If you order a new iPhone today, it might already reach your home by tomorrow. It takes even less time to activate it and use it after you take it out of the box. But that iPhone traveled some 500,000 miles before reaching your doorstep and becoming the most important computer in your life.
No, your delivery company did not mess up your order. But a new report explains why and how an iPhone “travels” that much before becoming operational.
Looking at the massive logistics operations behind the iPhone, Wired concluded that the necessary parts to build an iPhone travel some half a million miles. There are many components sourced from a wide variety of part makers that are eager to become an Apple supplier – and keep Apple’s business.
According to Wired, there are at least two dozen primary suppliers of iPhone parts, based on three continents and two islands (Japan and Taiwan), that build components for the iPhone.
“The transportation complexity is magnified further because many components do not move in a simple path from supplier to final assembly,” Wired writes. “Some go on a hopscotching world tour from one country to the next and back again as one piece is joined to another to create an assembly, which is then moved elsewhere in the world for another part to be inserted or attached.”
This is how the components of the iPhone end up travelling more than 12 times around Earth before you get to power on the handset.
Looking at the home button, a critical component of the iPhone that packs a variety of functionalities, the tech site explains that the button’s journey begins in China, where the sapphire cover is made. The cover gets a metal ring cover that travels 550 miles from a different part of China, and then the resulting assembly is shipped 1,000 miles to Taiwan.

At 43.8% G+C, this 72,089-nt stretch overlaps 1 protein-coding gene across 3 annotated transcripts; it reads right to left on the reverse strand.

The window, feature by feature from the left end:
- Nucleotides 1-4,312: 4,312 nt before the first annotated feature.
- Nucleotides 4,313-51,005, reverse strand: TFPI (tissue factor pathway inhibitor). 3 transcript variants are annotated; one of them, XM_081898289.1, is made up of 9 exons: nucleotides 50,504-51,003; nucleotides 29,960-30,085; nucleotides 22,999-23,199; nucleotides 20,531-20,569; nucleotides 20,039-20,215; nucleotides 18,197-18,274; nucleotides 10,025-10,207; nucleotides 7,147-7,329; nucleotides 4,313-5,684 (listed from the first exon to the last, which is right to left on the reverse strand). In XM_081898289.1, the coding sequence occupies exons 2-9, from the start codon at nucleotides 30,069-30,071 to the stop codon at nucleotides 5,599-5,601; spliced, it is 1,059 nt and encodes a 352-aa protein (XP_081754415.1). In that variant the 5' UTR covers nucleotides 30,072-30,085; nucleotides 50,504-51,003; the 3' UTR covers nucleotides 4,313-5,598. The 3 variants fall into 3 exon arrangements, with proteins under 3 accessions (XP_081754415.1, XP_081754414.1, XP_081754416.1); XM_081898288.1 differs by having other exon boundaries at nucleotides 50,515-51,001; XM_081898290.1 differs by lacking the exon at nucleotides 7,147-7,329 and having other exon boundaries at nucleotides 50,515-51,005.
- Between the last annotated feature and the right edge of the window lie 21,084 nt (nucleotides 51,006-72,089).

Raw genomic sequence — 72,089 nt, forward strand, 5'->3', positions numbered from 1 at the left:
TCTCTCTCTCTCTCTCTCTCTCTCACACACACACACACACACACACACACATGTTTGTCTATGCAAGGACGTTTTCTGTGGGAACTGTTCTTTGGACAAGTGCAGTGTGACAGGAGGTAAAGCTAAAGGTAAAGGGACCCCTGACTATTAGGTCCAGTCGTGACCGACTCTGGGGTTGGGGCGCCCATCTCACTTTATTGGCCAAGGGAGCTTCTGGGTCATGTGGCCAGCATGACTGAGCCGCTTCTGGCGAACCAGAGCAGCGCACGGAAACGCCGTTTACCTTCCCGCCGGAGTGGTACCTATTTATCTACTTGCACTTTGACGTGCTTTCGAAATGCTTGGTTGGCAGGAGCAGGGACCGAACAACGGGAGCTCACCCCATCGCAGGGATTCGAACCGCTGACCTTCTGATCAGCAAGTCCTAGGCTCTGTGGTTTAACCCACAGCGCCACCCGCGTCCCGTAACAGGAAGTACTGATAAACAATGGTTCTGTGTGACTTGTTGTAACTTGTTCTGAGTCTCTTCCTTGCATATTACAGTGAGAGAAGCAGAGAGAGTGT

From there, the sapphire-metal combo is combined with a driver chip imported from Shanghai after a 600-mile journey. The Touch ID sensor that’s embedded in the home button came 5,000 miles all the way from Europe to meet the other components. A button switch from Japan and a springlike plastic component arrive from Japan (1,500 miles) and China (600 miles). A flex circuit is also added in Taiwan.
All these parts are then sent 1,500 miles to Japan, where a Sharp plant laser-welds them into a sealed Touch ID module. After 1,300 more miles, the assembly reaches Foxconn, where it’ll be installed on an iPhone chassis.
In total, the home button alone traveled some 12,000 miles to get to the place where the iPhone is assembled. Similarly, all other sub-assemblies of the iPhone are built before Foxconn installs them into an iPhone unit.
Wired’s impressive look at this side of the iPhone business is available at the source link. Meanwhile, the following graphic from Business Insider shows where the main iPhone components come from.